specific folder on the filesystem (e.g. App Documents/MyApp/), in a complementary way, to allow users who 
already selected "Files" to have a way to reach this data without switching to another view/browsing logic. 
I'm not sure if that makes sense at all and I guess one would have to look at how people handle using 
different browsing logics in the same device -- I just remember Windows 8 was rather heavily criticised on 
the fact that one had to learn several different environments to know how to reach each feature of the system.

Remains the question of remote sources, e.g. cloud storages. I'm unaware of any research on how people cope 
with multiple file systems in terms of choosing how to organise their files, whether they prefer to mirror 
their remote file stores in their local file systems (and if so, how) or a specific, separate browsing 
location. I suppose again that one could propose "Local Files", "Cloud Foo", "Cloud Bar", "App Ter", etc. on 
the first page of the CSD and provide a default mirror on the local filesystem (like for mountpoints).

There could also be discussions as to how an app can indicate which sources are the most relevant (i.e. 
what's the best abstraction? Can they specify that they want certain types of external devices, or specific 
cloud shares e.g. SkyDrive for a Microsoft app, or MIME types that they handle to filter out stores and apps 
providing no compatible data). And finally, one could look into customisation options to further improve the 
experience of users in edge cases: do some users exclusively want their file systems because the content 
selection duplicates their company/personal approach? Do some users want to use per-app storage because they 
primarily use mobiles and are used to that? Etc.

Can one also provide automatic labels (or let users add labels) that indicate who a specific store/app's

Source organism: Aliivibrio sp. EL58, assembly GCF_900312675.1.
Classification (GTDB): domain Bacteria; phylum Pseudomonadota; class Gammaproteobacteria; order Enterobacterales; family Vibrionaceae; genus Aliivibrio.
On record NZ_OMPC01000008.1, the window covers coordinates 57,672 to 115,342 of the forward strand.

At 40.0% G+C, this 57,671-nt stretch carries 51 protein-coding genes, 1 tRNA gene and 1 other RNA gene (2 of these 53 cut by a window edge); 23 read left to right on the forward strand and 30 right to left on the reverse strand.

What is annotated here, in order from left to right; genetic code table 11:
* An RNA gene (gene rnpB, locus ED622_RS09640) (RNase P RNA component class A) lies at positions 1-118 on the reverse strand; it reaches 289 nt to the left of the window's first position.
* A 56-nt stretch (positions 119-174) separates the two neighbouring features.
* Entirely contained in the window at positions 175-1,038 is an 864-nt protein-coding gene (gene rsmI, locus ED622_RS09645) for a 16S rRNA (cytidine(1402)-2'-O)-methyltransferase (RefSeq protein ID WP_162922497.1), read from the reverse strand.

content is shared with or whether shared or not? I imagine that when you want to save a file, you would need 
to know/control the extent to which it is shared. For instance, my SkyDrive could say "Shared with research 
team" and my GDrive say "Shared with classmates; Association Foo; etc). There could also be a more permanent 
privacy indicator like on Facebook's pages when a simple hover tells you who an album is shared with -- so I 
would know which folder to pick for a specific file without having to switch to Google Drive's UI.

File saving:

I think one thing that remains on the "TODO list" is how to allow apps to save files? I really think apps 
should not choose arbitrary filenames and overwrite confirmation should be rethought, because otherwise they 
may erase users' content. I'd assume that you want to design a content storing concept a bit like content 
selection, maybe a bit more elaborated than Sharing, when a user wants to save a document they've been 
working on? Or would they go through the Sharing API? How would "Save as" behave in such a case? Would the OS 
remember where the file to "save as" comes from and re-display that information, would it ask the user to 
re-navigate straight from the start of the content storing dialog, would apps get to choose?

There's also the question of whether it's the app or the OS that opens and writes files to actual storage 
medium. I'd assume that some apps may come with built-in methods to store a file on the app's proprietary 
cloud so it may be something that can be exported to the "content selection/storing" UI by the app, and then 
the OS just tells the app which path it's allowed to read/write on which medium (and we resort to access 
control to allow the app to do the rw operations itself)? 

Steve Dodier-Lazaro
PhD student in Information Security
University College London
Dept. of Computer Science
Malet Place Engineering, 6.07
Gower Street, London WC1E 6BT
OpenPGP : 1B6B1670